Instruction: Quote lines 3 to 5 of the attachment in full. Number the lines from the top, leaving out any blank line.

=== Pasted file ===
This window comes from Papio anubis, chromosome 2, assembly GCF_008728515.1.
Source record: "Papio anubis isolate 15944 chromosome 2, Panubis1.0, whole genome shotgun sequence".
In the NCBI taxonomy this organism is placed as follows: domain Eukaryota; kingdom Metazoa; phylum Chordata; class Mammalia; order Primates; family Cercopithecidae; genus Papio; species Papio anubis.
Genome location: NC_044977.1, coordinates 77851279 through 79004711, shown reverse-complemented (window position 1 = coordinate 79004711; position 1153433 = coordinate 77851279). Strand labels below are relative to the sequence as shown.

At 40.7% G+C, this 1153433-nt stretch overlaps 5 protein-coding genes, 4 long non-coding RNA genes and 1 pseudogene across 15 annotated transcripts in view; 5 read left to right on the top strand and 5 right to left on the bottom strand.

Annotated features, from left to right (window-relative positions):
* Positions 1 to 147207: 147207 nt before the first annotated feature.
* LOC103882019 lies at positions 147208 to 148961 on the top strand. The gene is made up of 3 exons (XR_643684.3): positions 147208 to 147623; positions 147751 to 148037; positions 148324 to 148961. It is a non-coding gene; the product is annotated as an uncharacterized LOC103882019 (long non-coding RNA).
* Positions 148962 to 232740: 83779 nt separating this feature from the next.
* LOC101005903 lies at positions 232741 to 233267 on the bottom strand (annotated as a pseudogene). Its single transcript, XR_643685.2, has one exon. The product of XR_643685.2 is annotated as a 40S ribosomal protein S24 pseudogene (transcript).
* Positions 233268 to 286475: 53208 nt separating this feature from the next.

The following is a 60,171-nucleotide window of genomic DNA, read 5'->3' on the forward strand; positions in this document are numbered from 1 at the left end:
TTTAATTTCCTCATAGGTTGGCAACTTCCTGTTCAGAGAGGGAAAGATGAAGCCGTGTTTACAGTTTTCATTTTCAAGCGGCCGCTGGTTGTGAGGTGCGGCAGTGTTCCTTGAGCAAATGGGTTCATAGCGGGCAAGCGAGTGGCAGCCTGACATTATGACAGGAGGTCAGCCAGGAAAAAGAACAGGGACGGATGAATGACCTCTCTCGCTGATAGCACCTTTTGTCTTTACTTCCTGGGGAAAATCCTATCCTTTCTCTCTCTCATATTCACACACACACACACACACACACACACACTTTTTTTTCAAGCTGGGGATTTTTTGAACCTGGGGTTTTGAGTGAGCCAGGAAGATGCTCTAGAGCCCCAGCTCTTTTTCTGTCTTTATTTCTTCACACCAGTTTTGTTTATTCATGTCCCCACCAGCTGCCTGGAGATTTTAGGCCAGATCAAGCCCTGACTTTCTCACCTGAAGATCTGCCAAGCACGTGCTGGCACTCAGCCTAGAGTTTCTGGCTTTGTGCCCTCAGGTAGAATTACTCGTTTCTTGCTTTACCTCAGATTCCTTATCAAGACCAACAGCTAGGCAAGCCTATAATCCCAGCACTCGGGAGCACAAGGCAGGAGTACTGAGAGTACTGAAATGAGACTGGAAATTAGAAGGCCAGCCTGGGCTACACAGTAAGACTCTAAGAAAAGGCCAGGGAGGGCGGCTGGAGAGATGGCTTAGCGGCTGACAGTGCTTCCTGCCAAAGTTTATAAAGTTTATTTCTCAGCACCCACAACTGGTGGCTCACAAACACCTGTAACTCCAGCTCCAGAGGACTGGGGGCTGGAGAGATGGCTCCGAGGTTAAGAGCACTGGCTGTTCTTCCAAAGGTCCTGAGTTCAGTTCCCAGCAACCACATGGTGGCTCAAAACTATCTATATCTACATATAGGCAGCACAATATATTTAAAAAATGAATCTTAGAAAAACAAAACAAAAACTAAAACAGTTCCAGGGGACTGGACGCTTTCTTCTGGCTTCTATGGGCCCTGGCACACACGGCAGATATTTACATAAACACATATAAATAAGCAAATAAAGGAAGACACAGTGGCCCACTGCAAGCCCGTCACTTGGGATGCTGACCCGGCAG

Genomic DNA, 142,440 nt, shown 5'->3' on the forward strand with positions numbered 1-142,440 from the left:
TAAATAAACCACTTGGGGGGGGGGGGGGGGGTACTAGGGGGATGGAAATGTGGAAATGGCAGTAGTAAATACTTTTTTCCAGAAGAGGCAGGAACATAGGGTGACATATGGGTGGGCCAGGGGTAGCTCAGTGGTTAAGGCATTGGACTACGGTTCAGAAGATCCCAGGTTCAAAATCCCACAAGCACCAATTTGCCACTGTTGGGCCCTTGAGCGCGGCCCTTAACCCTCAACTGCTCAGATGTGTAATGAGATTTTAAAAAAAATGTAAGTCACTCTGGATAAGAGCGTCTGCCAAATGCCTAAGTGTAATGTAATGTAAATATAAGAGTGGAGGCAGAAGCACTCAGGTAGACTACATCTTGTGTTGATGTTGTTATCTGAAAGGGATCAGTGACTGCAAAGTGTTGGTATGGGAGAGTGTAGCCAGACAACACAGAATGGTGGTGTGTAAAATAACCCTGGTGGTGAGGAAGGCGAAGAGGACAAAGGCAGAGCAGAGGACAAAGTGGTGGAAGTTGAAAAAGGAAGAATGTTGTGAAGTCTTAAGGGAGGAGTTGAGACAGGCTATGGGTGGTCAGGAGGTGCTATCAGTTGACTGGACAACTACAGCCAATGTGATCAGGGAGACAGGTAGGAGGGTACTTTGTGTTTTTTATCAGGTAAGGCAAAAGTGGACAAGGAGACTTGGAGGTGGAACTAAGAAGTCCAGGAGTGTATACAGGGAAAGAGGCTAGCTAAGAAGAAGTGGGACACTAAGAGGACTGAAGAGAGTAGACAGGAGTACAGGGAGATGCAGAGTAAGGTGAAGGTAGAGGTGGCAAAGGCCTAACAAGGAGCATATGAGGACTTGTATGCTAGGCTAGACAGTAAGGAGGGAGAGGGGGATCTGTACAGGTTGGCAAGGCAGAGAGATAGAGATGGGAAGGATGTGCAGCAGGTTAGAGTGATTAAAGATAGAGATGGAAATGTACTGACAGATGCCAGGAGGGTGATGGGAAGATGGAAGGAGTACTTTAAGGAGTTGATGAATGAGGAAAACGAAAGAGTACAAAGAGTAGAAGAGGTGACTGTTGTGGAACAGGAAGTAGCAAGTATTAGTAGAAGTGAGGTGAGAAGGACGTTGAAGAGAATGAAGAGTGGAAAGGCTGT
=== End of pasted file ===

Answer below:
In the NCBI taxonomy this organism is placed as follows: domain Eukaryota; kingdom Metazoa; phylum Chordata; class Mammalia; order Primates; family Cercopithecidae; genus Papio; species Papio anubis.
Genome location: NC_044977.1, coordinates 77851279 through 79004711, shown reverse-complemented (window position 1 = coordinate 79004711; position 1153433 = coordinate 77851279). Strand labels below are relative to the sequence as shown.

At 40.7% G+C, this 1153433-nt stretch overlaps 5 protein-coding genes, 4 long non-coding RNA genes and 1 pseudogene across 15 annotated transcripts in view; 5 read left to right on the top strand and 5 right to left on the bottom strand.